Hardly a week goes by in which we don’t get a pitch for a site that aggregates and filters music videos to serve up streams of personalized entertainment. The latest entrant is VHX.tv’s Music Video Genome, which launched last weekend. Musicvideogenome.com was cobbled together within 24 hours as a project for the Music Hack Day in New York, but it might just be the next Pandora.
VHX.tv co-founder Casey Pugh told me Tuesday during a Skype conversation that Musicvideogenome.com was primarily meant to showcase the power of VHX’s new API, which was also released this weekend. The site allows users to enter the name of an artist and then simply press play. Musicvideogenome.com immediately queries Last.fm to get recommendations for similar artists and then builds a playlist of YouTube videos based on those recommendations. The result is a personalized music video stream that works in a similar fashion to Pandora’s radio streams.
Musicvideogenome.com doesn’t offer users a way to vote on each track in the way that Pandora does, but it has some possibilities for interaction that take into account any holes in YouTube’s catalog. “It’s surprising how almost every song is on YouTube,” Pugh told me. However, some of these videos simply display a song’s cover art — which isn’ really a great visual experience if you’re trying to serve up a stream of engaging music videos. Users have the chance to flag these videos and suggest links to better versions, which can be both official and unofficial versions. “If there is no official music video, maybe a fan can make one,” suggested Pugh.
There are plenty of other sites that offer their own take on this kind of mashup between music videos and recommendation data. Ryan Lawler wrote about a more editorially guided approach at Cull.tv on Monday. We previously covered ListandPlay and Tubeify, and just last week, received a pitch for a site called Look.fm that bills itself as an “easy way to listen (to) music from YouTube” and that makes use of the YouTube data API to filter out any non-music content.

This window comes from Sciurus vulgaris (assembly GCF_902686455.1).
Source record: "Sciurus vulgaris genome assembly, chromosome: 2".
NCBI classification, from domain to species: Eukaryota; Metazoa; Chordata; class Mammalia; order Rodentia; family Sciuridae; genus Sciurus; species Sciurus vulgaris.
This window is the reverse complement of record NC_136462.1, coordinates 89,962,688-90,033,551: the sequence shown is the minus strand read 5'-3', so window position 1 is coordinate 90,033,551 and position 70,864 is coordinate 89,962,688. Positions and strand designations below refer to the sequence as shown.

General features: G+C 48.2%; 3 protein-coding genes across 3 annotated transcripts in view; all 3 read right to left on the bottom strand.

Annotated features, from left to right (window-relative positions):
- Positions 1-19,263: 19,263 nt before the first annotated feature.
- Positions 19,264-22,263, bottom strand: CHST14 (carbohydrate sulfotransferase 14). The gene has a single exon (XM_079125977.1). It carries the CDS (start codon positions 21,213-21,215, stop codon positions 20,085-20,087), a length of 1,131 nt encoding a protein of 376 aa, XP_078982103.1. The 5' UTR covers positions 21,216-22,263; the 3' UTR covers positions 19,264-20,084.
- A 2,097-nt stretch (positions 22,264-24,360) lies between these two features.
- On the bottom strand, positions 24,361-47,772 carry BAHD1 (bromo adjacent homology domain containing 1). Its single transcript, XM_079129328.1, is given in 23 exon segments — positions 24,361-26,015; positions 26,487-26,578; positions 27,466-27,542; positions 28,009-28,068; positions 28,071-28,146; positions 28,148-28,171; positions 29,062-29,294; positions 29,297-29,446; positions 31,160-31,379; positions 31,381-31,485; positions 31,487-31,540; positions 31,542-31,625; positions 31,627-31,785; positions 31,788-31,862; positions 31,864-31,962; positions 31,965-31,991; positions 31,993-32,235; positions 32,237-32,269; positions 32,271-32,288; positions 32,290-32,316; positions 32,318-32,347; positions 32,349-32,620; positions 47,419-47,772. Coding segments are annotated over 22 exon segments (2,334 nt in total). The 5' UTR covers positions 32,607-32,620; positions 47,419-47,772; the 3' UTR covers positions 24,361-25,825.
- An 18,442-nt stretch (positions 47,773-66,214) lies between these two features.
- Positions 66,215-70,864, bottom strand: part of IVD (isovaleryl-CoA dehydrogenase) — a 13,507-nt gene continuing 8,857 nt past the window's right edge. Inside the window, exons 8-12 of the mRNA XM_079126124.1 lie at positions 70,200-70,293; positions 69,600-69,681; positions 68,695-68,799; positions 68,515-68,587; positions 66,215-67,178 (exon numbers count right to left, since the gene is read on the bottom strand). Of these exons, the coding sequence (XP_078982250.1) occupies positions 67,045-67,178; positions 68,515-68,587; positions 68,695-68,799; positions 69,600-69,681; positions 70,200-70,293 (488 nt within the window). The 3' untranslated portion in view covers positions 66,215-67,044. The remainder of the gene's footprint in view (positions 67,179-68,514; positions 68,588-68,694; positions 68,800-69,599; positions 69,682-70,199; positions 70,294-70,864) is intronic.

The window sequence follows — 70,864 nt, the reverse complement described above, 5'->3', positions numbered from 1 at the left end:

I wrote back in 2007 that mashups are becoming a sort of litmus test for startups. Back then, I asked: “Is there really a business model for a startup if someone else could achieve the same thing with a quick mashup?” That’s still a valid question, but in the case of Pandora, there’s more to it: The company has built its streaming service based on the DMCA’s definition of non-interactive music services, which means it has to adhere to some strict rules to avoid direct licensing negotiations with record labels.
Pandora’s users can, for example, only skip songs six times per hour, and the company can’t play more than three songs of the same artist within a three-hour period. All of this allows Pandora to pay rights holders through collective licensing, but even those fees add up to millions per year, and fee changes brought Pandora close to bankruptcy in 2008.
Mashup makers, on the other hand, don’t bother with any of these rules, but simply take publicly available videos and leave the licensing details up to YouTube and others. That kind of behavior may scare rights holders, but Vevo’s success and Google’s monetization of fan-made content have both demonstrated there’s money to be made in music videos — and mashups like Musicvideogenome.com could play a big role in this type of monetization in years to come.